Cameroon's ruling party expected to win election

Cameroon's 5.4 million voters head to the polls Monday for legislative and local elections set to shore up the strong parliamentary majority of President Paul Biya's ruling party.

President Biya has been accused of failing to adhere to a regular timetable for elections in order to ensure victory for his own People's Democratic Movement (RDPC) party, which holds the majority of seats in the national assembly and municipal bodies.

The terms of the current cohort of deputies elected in the last elections in 2007 expired in 2012, but have been extended on three separate occasions.

Eighty-year-old Biya has served as president of Cameroon since 1982.

The ruling party is looking to "consolidate the hegemonic majority it has enjoyed since the 2007 elections," said political commentator Mathias Nguini Owona.

The main goal of the opposition parties, including the Social Democratic Front which currently holds 16 seats, is to not lose ground in the Assembly and in the municipalities, he added.

"We are likely to see a confirmation of the RDPC's hyper-domination because the electoral contest is greatly unequal," said Owona.

Opposition parties regularly accuse the ruling party of electoral fraud and of using state assets to wage their campaigns while their opponents face financial troubles.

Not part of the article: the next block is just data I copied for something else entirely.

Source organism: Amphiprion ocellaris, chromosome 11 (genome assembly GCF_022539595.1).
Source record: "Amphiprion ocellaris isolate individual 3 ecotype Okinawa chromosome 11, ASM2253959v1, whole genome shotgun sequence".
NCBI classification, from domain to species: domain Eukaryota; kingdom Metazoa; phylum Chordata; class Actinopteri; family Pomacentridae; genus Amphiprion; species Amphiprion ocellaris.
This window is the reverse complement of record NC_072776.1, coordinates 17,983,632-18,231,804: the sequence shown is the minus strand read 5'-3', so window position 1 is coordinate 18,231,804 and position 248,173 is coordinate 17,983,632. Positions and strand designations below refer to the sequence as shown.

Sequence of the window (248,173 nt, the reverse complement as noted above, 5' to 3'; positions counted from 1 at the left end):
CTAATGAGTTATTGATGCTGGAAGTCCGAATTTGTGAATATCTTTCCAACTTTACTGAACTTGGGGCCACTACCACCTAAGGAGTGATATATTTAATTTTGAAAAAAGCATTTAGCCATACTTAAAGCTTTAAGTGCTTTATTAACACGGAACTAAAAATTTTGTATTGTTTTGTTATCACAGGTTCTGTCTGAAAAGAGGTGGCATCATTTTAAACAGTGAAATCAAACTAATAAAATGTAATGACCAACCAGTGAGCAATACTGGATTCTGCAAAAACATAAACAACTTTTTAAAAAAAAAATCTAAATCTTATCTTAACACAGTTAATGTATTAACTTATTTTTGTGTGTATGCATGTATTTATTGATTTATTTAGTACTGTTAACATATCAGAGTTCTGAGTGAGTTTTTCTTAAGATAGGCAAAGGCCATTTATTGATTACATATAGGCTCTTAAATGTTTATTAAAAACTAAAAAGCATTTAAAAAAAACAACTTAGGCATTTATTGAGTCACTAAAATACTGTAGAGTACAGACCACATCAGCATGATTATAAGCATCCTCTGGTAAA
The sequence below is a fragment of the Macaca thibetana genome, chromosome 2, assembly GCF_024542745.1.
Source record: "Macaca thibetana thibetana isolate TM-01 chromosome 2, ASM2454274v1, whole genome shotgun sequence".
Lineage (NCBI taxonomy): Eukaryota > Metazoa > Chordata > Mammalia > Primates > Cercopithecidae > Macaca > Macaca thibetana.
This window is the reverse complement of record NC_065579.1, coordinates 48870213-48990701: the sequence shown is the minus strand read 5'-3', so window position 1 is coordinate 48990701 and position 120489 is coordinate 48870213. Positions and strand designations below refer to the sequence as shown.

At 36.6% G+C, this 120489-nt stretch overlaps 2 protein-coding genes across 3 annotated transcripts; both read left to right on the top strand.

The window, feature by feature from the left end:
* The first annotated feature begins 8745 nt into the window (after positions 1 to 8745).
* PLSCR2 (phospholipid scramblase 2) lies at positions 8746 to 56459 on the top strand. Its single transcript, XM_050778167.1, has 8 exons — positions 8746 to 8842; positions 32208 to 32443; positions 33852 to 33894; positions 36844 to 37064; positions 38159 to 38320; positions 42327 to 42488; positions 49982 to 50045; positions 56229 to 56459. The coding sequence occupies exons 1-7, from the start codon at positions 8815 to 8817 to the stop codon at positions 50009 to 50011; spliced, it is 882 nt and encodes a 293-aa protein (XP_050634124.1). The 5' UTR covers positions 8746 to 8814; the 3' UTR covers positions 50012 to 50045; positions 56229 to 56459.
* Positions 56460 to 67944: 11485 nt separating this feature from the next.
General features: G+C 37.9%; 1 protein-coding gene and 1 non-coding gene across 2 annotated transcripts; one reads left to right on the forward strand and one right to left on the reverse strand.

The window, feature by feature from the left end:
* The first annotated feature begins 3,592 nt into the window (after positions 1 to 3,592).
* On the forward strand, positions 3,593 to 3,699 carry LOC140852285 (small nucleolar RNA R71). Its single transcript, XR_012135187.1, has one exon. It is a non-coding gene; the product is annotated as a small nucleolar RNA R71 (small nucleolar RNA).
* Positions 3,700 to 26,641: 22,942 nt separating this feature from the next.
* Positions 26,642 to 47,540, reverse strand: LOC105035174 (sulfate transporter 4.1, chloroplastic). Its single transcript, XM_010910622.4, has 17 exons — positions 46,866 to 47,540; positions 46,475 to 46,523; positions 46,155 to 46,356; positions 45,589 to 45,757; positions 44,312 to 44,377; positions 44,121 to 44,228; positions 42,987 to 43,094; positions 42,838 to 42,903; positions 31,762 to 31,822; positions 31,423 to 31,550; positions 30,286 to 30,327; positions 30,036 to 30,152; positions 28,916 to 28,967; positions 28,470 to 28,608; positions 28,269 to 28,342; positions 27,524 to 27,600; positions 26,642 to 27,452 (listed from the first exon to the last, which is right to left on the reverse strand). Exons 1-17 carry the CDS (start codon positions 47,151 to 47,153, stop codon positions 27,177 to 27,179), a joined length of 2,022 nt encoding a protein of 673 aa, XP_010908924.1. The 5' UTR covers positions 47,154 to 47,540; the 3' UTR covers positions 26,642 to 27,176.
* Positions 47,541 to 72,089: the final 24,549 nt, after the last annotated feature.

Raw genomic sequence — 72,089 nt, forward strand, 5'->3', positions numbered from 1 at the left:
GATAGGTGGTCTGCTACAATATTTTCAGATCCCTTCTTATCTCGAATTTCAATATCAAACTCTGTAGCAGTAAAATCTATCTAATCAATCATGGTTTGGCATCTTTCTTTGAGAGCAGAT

After two decades of challenges to virtually every election result in the oil rich but poverty stricken country, both sides admit that the latest campaign has failed to capture the public's imagination.

"This lack of enthusiasm is indicative of the lack of confidence Cameroonians (have) in the electoral regulator Elecam" said Owona.

The polling stations were due to open at 8:00 am (0700 GMT) and close 10 hours later. The country's borders have been closed since Saturday and will remain so until the day after the vote.

In all 29 parties are putting up candidates in the legislative elections.

In October 2011 Biya was re-elected after beating long-time opponent John Fru Ndi. The United States and France pointed to "irregularities" in the voting process.

The government in 2006 launched a high-profile campaign to tackle rampant corruption, arresting a number of prominent figures including former ministers and heads of public companies.